Wick Communications

Practice what you teach

In Online media on 14 Apr 2011 at 2:59 pm

Jennifer Paull, a senior at the University of Missouri majoring in convergence journalism, gives her school a gentle poke or two for its use of Facebook … or lack of use, really.

In a report posted on PBS’s MediaShift site, Paull notes that some of the biggest names in college journalism instruction aren’t exactly raking in the Facebook friends, and they aren’t providing much of interest to the friends they have. This, despite a constant drum beat over the importance of social media in college journalism classes.

“When comparing these schools, it was pretty clear the size of the program and the national reputation were not necessarily representative of how social media savvy they are,” Paull writes.

Why is that?

Paull notes that, “updating Facebook and Twitter on a regular basis requires more time and resources than are currently available…” Sound familiar?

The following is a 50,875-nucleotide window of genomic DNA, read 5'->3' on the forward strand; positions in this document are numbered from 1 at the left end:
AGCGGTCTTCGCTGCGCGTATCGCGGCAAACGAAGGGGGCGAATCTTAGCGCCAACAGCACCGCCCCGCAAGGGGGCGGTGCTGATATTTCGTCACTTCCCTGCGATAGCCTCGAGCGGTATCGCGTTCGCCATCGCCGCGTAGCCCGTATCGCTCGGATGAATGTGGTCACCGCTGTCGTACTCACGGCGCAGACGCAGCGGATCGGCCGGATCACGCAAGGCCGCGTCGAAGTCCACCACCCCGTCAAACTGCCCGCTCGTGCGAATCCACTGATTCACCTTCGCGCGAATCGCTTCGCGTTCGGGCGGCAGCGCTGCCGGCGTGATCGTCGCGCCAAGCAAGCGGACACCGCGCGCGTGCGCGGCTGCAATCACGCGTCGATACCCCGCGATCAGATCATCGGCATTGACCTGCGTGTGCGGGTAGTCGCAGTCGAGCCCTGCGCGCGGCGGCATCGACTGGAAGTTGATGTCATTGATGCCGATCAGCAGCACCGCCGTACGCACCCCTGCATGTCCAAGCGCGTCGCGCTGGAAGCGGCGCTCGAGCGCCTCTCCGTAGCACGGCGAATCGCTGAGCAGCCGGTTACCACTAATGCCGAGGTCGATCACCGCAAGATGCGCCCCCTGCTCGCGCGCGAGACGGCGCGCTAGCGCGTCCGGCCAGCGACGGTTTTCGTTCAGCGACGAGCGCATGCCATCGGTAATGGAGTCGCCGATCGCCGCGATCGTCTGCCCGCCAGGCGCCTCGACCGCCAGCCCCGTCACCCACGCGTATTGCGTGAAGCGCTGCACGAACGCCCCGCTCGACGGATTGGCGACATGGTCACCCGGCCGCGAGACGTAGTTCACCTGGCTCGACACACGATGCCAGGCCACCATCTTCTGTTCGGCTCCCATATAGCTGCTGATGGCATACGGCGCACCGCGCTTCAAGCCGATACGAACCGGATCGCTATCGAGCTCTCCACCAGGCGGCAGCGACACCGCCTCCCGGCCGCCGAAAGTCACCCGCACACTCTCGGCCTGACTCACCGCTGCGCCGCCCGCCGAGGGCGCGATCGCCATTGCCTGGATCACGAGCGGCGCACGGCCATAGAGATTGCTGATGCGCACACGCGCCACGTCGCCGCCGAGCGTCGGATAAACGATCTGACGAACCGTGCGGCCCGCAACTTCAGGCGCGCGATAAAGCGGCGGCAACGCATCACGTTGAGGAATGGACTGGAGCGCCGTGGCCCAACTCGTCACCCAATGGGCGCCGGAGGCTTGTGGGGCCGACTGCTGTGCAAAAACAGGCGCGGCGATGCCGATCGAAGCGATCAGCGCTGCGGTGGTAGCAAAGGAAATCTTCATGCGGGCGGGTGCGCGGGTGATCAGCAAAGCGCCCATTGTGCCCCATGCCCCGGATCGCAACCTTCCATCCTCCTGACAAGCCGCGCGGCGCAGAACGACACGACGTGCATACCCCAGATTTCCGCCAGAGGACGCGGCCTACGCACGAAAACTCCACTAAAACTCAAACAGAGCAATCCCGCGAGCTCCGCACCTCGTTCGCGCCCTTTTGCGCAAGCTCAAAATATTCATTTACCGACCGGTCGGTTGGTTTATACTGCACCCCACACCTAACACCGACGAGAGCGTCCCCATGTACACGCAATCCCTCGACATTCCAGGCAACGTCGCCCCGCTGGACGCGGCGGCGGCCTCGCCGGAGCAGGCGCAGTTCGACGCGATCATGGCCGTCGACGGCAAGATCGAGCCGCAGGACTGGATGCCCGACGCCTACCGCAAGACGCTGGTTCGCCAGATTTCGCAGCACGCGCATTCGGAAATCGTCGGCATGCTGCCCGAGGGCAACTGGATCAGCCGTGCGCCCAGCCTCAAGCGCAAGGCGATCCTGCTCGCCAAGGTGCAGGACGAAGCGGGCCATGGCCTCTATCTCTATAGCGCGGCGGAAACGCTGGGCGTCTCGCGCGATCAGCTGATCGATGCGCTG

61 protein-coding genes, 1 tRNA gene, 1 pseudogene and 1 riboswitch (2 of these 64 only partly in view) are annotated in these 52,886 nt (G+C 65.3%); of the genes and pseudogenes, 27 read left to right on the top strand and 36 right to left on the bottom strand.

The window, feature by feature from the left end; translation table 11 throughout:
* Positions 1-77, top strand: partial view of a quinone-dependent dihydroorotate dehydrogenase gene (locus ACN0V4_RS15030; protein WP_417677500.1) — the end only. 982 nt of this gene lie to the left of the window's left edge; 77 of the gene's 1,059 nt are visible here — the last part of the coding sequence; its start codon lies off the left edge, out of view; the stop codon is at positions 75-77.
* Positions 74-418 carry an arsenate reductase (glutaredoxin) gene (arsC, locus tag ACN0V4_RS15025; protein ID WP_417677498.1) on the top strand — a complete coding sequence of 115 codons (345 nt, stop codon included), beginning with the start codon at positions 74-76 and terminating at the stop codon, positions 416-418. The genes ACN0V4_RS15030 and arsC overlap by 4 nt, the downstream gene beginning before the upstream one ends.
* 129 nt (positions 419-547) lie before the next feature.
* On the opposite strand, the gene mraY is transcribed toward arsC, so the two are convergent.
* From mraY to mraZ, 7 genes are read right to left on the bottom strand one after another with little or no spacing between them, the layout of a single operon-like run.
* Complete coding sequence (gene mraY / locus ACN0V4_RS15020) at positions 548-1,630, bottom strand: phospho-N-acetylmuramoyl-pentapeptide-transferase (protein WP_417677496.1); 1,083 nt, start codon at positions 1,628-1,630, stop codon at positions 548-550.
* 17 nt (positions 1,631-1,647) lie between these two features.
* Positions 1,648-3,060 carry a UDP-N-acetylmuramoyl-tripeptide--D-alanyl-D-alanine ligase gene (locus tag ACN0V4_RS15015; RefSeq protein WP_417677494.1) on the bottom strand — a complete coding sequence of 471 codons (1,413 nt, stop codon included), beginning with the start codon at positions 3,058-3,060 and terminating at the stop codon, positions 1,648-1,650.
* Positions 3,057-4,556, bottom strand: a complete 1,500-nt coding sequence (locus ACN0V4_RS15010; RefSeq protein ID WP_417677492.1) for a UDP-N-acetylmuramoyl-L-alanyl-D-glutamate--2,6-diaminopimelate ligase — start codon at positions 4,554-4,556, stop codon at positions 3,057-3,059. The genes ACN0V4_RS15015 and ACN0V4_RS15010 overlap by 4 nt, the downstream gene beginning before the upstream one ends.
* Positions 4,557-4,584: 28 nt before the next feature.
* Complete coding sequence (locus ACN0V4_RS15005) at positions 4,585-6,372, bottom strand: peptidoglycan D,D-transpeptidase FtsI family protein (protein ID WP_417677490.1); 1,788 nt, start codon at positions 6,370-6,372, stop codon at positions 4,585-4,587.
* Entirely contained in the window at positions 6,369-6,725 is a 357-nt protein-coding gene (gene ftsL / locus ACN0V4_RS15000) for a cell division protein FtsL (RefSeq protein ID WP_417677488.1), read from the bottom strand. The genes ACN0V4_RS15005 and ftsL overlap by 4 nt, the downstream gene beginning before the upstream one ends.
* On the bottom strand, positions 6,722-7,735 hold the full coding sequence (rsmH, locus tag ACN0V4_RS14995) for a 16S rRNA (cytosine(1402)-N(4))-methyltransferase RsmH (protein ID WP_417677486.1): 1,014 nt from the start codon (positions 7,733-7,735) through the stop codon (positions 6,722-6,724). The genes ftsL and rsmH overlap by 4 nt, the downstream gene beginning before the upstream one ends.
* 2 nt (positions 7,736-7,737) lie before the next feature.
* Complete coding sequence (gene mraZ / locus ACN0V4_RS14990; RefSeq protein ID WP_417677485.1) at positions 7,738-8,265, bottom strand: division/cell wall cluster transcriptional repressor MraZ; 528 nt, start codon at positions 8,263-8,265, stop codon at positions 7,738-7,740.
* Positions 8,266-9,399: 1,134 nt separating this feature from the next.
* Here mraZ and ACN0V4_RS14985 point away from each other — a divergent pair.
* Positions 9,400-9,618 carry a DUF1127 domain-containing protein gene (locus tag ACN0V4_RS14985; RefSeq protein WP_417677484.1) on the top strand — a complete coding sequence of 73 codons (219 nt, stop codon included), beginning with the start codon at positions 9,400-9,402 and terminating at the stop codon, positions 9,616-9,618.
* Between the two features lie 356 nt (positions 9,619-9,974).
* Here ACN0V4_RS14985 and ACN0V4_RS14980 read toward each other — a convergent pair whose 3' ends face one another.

Incidentally, have you ever wondered why you want Facebook friends or “likes?” I have. It takes time to update, as they have noted at Missouri. The content you post there can actually divert readers from your Web site, the place your advertisers want to see eyeballs. And using the platform requires a fairly sophisticated touch. I think Facebook readers want a conversation and not simply links to your stories. …

When one editor bragged of his newspaper’s thousands of Facebook “likes” at a recent American Press Institute gathering in Washington, D.C., he was chastised for his ignorance. OK, that’s too strong. But many in there thought the emphasis on Facebook misplaced. The consensus among some digitally savvy people in the room was that Facebook is a tool to drive traffic and remain relevant and not an end in itself.



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